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Posterior lumbar decompressive laminectomy with posterolateral fusion

Procedure description

A posterior lumbar decompressive laminectomy with a fusion is performed to decompress  nerve roots, and attempt to relieve lower extremity pain, while allowing the bones of the spine to fuse.  During the operation, the patient is put to sleep by the anesthesiologist, and is then gently turned to the prone (face and abdomen down) position, using cushions and gel rolls to protect and cushion the body.  The lower back is cleaned in a sterile manner, and the surgeon then makes a vertical (up and down).  The surgeon will dissect down to the spinous processes (bones protruding back from the spine) and then push the muscle away from the lamina ( the roof of the spinal  canal).  Often, an x ray will be taken at this point to confirm that the appropriate level is being operated upon.  The surgeon will then dissect the muscle off of the transverse processes (bones sticking out to the side of the spine) as these will be needed for the fusion later on in the operation.  Next, the surgeon will remove  the lamina in order to allow access to the spinal canal and nerve roots.  This is often done under magnification, usually using the microscope.  The surgeon will identify the nerves, and attempt to remove sufficient bone and ligament in order to adequately decompress them.  If there is also offending disc material compressing the nerves, the surgeon may remove that as well.  Sometimes quite a bit of the facet (joint holding the various vertebral levels together) needs to be removed to allow adequate decompression of the nerves.   After completing the decompression,  your surgeon  will begin the fusion portion of the operation.  Bone may be taken from the hip, or the bone from the back of the spine may be used.  Other types of bone growth stimulating substances may be used to supplement the bone.  Next, the cortex (outer surface of the bone) is removed from the transverse processes as well as the facets of the spine.  This allows a fresh "raw" surface of the spine to come into contact with the harvested bone, which is carefully laid over the transverse processes.  The goal is that over the next year, a "fusion mass" will develop, effectively fusing the spine at the intended levels.  Once completed, the retractors are removed and the muscle falls back into place. The muscle  is approximated with suture, and the deep fascia (firm fibrous tissue of the low back) is sewn closed, as is the subcutaneous tissue (tissue deep beneath the skin) and skin.  A drain may be left in to evacuate blood from the wound over the following 1-2 days.  The wound is dressed with a sterile dressing, and the patient is returned to the recovery room.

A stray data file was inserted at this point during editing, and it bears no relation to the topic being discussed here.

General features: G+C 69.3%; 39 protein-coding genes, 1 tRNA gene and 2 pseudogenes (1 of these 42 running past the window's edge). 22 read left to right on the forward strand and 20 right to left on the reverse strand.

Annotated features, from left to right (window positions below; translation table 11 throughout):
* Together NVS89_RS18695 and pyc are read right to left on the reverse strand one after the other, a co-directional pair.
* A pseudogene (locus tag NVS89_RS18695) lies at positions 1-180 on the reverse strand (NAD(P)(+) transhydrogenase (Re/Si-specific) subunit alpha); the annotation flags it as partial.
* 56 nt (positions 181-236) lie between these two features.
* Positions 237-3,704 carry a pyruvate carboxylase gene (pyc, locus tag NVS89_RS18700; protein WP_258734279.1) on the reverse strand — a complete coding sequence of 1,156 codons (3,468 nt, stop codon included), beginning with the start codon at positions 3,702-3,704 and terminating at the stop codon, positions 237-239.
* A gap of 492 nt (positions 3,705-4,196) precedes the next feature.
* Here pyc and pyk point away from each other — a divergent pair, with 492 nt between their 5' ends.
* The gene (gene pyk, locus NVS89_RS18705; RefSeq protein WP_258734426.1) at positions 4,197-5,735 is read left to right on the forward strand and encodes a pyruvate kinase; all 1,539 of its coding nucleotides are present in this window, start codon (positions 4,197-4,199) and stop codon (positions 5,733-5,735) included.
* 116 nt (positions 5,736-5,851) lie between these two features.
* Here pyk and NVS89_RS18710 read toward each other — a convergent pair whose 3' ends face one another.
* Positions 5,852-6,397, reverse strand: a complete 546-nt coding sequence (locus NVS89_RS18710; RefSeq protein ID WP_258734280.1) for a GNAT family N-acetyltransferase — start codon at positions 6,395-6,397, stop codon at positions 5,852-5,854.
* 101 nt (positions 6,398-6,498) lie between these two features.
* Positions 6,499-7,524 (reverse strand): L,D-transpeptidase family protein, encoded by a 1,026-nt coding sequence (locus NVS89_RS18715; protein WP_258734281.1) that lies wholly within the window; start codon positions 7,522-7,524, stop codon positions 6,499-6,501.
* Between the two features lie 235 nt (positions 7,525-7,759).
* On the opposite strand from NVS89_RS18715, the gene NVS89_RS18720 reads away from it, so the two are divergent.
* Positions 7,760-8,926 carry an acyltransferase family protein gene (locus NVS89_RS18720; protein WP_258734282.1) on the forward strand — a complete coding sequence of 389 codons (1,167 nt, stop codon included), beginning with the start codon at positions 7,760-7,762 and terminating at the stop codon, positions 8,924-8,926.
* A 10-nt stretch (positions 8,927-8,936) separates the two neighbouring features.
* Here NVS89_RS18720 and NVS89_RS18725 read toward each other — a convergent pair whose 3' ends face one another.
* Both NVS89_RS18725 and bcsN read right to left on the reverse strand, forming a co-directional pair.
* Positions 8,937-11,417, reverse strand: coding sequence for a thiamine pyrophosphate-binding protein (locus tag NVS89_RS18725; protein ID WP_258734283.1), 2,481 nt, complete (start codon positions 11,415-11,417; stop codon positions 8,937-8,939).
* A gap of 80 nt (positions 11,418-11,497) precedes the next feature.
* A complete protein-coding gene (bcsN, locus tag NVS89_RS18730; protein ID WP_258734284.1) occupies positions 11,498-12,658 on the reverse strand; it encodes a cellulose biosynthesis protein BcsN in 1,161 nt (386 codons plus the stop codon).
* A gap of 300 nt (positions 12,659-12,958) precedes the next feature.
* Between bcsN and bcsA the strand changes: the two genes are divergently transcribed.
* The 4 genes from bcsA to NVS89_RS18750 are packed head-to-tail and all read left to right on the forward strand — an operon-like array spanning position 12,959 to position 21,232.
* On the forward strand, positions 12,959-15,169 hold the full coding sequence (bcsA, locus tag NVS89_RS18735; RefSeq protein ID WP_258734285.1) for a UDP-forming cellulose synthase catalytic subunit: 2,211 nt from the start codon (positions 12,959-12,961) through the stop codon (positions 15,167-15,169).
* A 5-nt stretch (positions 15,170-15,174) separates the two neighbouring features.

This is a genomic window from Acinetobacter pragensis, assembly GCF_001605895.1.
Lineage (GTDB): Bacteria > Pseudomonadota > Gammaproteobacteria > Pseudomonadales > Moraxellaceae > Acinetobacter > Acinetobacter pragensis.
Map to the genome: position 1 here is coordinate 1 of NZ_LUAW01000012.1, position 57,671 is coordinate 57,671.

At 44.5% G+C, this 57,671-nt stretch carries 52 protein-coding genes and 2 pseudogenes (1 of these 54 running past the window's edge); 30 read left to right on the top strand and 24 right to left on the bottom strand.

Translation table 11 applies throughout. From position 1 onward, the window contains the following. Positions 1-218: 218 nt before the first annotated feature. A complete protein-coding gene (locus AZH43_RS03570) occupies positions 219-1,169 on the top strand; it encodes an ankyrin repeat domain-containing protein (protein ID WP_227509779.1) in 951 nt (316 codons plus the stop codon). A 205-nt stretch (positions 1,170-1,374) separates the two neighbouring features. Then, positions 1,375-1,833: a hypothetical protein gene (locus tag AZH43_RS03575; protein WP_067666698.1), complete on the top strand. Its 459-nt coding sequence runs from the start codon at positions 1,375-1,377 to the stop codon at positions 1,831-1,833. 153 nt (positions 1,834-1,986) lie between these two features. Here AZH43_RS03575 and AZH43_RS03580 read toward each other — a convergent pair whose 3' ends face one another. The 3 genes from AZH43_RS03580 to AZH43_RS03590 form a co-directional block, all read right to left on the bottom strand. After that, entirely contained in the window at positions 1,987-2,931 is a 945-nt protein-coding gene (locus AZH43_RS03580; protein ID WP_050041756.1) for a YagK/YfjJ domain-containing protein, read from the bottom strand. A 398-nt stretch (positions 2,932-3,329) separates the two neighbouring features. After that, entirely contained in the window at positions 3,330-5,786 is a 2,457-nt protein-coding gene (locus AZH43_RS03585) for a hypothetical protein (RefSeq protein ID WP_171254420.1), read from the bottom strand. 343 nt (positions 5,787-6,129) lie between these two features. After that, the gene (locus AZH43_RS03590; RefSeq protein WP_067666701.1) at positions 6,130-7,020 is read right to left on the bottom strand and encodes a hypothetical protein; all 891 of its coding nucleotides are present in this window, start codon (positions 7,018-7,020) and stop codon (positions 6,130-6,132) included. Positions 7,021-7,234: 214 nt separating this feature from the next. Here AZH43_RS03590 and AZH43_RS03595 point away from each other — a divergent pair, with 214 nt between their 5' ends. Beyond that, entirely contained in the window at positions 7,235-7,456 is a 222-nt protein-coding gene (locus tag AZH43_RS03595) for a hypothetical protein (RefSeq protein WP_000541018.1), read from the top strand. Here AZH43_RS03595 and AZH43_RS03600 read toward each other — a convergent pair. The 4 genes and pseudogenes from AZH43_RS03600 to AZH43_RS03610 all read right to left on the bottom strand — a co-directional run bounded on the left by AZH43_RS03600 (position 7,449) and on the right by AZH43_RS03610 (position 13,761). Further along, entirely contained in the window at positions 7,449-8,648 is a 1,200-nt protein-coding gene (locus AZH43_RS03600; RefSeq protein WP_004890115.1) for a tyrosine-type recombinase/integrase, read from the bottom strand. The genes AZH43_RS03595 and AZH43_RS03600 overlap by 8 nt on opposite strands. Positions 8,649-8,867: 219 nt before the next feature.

Procedure Risks